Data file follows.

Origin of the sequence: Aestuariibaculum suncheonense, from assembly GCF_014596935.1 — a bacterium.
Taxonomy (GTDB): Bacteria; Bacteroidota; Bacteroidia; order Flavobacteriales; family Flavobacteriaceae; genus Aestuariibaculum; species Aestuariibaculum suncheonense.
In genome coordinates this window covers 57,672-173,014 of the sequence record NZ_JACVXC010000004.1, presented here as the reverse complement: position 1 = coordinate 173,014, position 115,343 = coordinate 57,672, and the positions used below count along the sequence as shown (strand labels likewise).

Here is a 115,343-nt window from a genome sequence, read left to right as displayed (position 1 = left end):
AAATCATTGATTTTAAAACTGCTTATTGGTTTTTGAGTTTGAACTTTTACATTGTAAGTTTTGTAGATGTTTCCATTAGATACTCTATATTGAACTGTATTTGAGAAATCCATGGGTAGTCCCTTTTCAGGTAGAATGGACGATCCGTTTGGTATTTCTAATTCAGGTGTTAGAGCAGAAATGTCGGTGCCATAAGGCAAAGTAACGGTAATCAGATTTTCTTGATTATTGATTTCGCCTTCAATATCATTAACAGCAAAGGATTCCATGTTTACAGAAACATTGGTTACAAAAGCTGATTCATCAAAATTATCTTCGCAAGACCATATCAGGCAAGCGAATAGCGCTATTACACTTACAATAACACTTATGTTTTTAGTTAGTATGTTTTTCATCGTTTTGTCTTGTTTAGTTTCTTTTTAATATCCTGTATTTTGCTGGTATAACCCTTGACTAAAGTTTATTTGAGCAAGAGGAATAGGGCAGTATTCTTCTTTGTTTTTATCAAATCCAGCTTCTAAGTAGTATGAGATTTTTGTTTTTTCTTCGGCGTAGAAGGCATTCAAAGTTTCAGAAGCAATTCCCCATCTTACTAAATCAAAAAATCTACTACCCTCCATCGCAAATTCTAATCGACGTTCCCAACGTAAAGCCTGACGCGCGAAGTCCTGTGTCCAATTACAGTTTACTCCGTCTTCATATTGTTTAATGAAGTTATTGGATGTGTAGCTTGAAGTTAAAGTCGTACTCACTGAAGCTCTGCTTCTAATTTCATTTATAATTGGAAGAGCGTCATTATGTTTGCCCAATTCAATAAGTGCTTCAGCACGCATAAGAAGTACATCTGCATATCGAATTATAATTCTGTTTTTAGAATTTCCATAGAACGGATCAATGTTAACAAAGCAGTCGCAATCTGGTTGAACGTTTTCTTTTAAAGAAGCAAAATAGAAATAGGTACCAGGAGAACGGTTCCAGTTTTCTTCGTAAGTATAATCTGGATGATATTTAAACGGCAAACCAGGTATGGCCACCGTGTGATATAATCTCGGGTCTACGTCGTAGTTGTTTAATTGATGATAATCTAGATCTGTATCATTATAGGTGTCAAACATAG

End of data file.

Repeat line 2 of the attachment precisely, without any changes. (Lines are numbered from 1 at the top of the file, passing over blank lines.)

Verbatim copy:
Taxonomy (GTDB): Bacteria; Bacteroidota; Bacteroidia; order Flavobacteriales; family Flavobacteriaceae; genus Aestuariibaculum; species Aestuariibaculum suncheonense.